First, we import some functions we’ll need.

from sympy import prime
from random import random
from math import ceil

The function prime takes an argument n and returns the nth prime. The function random produces a pseudorandom number between 0 and 1. The ceiling function ceil rounds its argument up to an integer. We’ll use it to convert the output of random into dice rolls.

In this example we’ll use six-sided dice, but you could change num_sides to simulate other kinds of dice. With six-sided dice, we divide by 7, and we start our primes with the fifth prime, 11.

num_sides = 6
modulus = num_sides + 1
# Find the index of the smallest prime bigger than num_sides
index = 1
while prime(index) <= modulus:
index += 1

We’re going to take a million samples and count how many times we see 1, 2, …, 6. We’ll keep track of our results in an array of length 7, wasting a little bit of space since the 0th slot will always be 0. (Because the remainder when dividing a prime by a smaller number is always positive.)

# Number of samples
N = 1000000
observed_primes = [0]*modulus
observed_random = [0]*modulus

Next we “roll” our dice two ways, using prime remainders and using a pseudorandom number generator.

for i in range(index, N+index):
m = prime(i) % modulus
observed_primes[m] += 1
m = int(ceil(random()*num_sides))
observed_random[m] += 1

The chi-square goodness of fit test depends on the observed number of events in each cell and the expected number. We expect 1/6th of the rolls to land in cell 1, 2, …, 6 for both the primes and the random numbers. But in a general application of the chi-square test, you could have a different expected number of observations in each cell.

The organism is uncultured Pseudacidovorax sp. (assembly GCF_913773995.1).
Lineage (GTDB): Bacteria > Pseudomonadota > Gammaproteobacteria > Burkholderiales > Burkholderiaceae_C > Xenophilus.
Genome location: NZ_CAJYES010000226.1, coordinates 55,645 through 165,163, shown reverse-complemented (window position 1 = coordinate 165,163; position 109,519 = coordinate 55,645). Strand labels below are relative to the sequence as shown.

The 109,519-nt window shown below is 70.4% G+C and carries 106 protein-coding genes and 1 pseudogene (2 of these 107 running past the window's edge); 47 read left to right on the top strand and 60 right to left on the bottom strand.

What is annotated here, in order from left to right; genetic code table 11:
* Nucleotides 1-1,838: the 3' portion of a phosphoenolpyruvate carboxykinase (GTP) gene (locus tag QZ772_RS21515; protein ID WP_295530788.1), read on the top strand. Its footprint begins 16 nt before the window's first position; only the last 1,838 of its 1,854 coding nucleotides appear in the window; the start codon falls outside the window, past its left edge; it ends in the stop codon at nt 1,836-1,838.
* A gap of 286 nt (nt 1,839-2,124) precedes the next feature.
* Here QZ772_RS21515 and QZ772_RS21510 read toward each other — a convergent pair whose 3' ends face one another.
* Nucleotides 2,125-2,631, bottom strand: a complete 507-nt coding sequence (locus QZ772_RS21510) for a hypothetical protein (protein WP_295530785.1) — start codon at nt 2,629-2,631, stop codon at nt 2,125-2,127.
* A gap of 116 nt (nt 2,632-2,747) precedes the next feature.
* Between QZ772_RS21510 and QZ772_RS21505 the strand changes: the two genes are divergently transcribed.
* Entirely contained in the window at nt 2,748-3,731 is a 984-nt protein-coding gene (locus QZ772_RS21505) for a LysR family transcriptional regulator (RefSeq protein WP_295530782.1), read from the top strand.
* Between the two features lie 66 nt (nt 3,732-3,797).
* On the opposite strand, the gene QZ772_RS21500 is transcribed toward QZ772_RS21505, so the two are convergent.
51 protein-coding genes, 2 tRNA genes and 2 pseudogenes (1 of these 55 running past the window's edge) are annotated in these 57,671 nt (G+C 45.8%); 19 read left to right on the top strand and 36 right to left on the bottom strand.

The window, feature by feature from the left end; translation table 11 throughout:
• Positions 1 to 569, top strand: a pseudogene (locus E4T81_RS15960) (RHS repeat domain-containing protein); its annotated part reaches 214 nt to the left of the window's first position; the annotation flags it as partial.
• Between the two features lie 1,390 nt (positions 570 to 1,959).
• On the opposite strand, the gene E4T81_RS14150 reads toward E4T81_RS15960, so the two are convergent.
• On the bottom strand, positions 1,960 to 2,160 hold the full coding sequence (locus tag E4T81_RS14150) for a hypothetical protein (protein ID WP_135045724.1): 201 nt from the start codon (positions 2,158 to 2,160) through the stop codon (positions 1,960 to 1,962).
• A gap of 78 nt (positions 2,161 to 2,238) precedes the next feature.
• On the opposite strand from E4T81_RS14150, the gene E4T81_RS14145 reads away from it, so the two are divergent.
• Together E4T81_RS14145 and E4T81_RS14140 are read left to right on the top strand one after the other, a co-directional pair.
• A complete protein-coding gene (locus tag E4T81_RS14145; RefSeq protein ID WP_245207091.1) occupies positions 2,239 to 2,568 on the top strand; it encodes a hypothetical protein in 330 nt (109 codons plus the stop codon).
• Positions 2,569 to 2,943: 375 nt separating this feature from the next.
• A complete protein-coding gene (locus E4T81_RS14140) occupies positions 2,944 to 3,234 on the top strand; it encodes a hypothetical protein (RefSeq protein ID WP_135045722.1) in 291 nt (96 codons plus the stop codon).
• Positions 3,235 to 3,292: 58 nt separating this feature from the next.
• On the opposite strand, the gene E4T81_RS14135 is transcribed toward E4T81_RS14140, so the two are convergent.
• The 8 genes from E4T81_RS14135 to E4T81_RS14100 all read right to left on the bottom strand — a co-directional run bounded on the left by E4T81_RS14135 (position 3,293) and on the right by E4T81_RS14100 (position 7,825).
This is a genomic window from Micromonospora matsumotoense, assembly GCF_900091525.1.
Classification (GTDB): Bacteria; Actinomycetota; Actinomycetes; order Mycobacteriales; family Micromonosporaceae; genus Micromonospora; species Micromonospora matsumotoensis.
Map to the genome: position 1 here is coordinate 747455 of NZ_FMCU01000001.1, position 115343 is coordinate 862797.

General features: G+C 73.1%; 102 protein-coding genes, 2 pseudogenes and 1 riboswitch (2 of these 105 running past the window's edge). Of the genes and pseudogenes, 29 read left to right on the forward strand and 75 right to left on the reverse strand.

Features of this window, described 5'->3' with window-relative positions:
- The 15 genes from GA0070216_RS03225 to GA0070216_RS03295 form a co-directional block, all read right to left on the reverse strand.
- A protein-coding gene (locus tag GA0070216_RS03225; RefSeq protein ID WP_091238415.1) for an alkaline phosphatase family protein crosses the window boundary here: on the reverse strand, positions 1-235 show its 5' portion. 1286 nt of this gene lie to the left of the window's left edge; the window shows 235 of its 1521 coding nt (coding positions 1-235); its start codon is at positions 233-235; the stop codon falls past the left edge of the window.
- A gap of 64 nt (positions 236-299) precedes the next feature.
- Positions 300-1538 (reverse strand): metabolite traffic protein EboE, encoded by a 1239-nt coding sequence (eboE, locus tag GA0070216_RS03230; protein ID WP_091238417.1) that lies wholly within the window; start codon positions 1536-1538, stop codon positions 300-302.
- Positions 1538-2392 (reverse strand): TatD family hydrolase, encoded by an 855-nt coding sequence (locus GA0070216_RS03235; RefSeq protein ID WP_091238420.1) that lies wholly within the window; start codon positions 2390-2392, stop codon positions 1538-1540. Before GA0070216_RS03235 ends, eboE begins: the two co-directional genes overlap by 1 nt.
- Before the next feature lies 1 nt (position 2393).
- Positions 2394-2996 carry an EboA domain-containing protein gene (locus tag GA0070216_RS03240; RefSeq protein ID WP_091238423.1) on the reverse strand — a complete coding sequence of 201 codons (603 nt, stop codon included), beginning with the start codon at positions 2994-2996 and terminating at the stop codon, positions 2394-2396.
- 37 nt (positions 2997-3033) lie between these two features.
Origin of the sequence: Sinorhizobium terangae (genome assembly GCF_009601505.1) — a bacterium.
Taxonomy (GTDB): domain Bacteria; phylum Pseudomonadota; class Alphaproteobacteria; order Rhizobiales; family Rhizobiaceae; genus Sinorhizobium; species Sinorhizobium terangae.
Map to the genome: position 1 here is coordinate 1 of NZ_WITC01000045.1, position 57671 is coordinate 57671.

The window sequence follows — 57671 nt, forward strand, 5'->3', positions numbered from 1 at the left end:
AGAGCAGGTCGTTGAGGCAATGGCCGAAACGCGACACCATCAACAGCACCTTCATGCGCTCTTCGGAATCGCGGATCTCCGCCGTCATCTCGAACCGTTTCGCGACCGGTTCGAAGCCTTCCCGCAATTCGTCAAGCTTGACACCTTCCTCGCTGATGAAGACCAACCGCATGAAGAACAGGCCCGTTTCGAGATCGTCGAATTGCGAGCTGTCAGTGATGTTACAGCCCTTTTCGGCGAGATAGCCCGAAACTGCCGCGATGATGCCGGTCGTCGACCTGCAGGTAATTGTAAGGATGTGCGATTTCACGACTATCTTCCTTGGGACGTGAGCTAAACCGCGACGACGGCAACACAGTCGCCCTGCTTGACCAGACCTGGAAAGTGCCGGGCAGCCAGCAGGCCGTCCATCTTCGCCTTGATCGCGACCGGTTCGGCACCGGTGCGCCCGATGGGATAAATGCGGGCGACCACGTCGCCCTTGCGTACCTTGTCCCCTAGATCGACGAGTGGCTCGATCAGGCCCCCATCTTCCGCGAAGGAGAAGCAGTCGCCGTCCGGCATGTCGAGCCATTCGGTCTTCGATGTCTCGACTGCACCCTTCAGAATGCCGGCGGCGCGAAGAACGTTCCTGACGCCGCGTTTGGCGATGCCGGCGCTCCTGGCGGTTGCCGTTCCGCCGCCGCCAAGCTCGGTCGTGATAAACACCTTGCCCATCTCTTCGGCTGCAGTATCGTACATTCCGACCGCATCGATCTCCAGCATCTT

expected = [N/num_sides for i in range(1, modulus)]

The chi-square test statistic sums (O – E)^{2}/E over all cells, where O stands for “observed” and E stands for “expected.”

def chisq_stat(O, E):
return sum( [(o - e)**2/e for (o, e) in zip(O, E)] )

Finally, we compute the chi-square statistic for both methods.

Note that we chop off the first element of the observed and expected lists to get rid of the 0th element that we didn’t use.

When I ran this I got 0.01865 for the prime method and 5.0243 for the random method. Your results for the prime method should be the same, though you might have a different result for the random method.

Now, how do we interpret these results? Since we have six possible outcomes, our test statistics has a chi-square distribution with five degrees of freedom. It’s one less than the number of possibilities because the total counts have to sum to N; if you know how many times 1, 2, 3, 4, and 5 came up, you can calculate how many times 6 came up.